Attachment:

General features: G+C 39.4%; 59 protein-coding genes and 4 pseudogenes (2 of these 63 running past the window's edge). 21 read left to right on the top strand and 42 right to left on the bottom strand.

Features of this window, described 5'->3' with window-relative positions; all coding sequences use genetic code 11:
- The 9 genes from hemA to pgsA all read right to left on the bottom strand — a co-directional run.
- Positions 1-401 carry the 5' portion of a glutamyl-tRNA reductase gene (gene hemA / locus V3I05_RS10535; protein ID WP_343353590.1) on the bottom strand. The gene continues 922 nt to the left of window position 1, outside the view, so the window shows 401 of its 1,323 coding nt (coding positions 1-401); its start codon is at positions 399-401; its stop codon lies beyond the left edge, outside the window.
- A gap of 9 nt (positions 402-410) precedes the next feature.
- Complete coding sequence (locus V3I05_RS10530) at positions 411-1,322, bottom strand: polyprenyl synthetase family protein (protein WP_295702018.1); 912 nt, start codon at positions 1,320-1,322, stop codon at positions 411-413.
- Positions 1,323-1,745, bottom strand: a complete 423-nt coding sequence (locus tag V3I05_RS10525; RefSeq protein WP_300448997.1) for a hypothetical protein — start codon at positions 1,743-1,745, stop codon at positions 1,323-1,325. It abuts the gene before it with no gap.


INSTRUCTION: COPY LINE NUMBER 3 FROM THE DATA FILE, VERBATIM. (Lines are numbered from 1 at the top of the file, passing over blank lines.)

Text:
- The 9 genes from hemA to pgsA all read right to left on the bottom strand — a co-directional run.